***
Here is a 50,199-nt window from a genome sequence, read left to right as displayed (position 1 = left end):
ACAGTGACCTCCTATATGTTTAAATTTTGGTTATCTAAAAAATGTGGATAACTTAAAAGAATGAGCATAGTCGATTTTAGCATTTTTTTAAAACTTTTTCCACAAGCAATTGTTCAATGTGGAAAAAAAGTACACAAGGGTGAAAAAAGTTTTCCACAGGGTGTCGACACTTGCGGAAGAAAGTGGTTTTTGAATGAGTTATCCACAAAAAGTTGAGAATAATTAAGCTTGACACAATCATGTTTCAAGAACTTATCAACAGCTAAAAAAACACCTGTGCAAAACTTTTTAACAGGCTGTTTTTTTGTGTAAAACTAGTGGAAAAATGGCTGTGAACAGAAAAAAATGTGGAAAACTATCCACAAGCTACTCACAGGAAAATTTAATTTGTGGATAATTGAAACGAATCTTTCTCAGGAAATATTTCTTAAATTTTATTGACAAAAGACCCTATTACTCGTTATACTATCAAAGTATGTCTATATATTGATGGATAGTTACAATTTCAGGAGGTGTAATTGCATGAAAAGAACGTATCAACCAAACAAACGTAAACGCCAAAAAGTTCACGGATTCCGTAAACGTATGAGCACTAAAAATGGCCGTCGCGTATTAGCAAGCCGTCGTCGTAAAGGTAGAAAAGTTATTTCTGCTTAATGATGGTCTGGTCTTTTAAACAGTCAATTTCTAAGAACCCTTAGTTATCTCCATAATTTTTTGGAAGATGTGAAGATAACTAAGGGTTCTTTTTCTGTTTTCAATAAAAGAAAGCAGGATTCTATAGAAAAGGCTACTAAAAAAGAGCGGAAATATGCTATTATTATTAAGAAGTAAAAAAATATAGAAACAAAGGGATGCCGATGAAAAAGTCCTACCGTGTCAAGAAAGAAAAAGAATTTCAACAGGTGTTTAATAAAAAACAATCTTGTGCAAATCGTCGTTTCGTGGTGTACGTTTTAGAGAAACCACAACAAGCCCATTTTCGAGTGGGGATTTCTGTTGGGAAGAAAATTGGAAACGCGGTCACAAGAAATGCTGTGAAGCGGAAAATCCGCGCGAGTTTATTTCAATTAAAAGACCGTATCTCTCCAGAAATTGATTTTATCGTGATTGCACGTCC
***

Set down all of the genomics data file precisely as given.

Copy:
Here is a 50,199-nt window from a genome sequence, read left to right as displayed (position 1 = left end):
ACAGTGACCTCCTATATGTTTAAATTTTGGTTATCTAAAAAATGTGGATAACTTAAAAGAATGAGCATAGTCGATTTTAGCATTTTTTTAAAACTTTTTCCACAAGCAATTGTTCAATGTGGAAAAAAAGTACACAAGGGTGAAAAAAGTTTTCCACAGGGTGTCGACACTTGCGGAAGAAAGTGGTTTTTGAATGAGTTATCCACAAAAAGTTGAGAATAATTAAGCTTGACACAATCATGTTTCAAGAACTTATCAACAGCTAAAAAAACACCTGTGCAAAACTTTTTAACAGGCTGTTTTTTTGTGTAAAACTAGTGGAAAAATGGCTGTGAACAGAAAAAAATGTGGAAAACTATCCACAAGCTACTCACAGGAAAATTTAATTTGTGGATAATTGAAACGAATCTTTCTCAGGAAATATTTCTTAAATTTTATTGACAAAAGACCCTATTACTCGTTATACTATCAAAGTATGTCTATATATTGATGGATAGTTACAATTTCAGGAGGTGTAATTGCATGAAAAGAACGTATCAACCAAACAAACGTAAACGCCAAAAAGTTCACGGATTCCGTAAACGTATGAGCACTAAAAATGGCCGTCGCGTATTAGCAAGCCGTCGTCGTAAAGGTAGAAAAGTTATTTCTGCTTAATGATGGTCTGGTCTTTTAAACAGTCAATTTCTAAGAACCCTTAGTTATCTCCATAATTTTTTGGAAGATGTGAAGATAACTAAGGGTTCTTTTTCTGTTTTCAATAAAAGAAAGCAGGATTCTATAGAAAAGGCTACTAAAAAAGAGCGGAAATATGCTATTATTATTAAGAAGTAAAAAAATATAGAAACAAAGGGATGCCGATGAAAAAGTCCTACCGTGTCAAGAAAGAAAAAGAATTTCAACAGGTGTTTAATAAAAAACAATCTTGTGCAAATCGTCGTTTCGTGGTGTACGTTTTAGAGAAACCACAACAAGCCCATTTTCGAGTGGGGATTTCTGTTGGGAAGAAAATTGGAAACGCGGTCACAAGAAATGCTGTGAAGCGGAAAATCCGCGCGAGTTTATTTCAATTAAAAGACCGTATCTCTCCAGAAATTGATTTTATCGTGATTGCACGTCC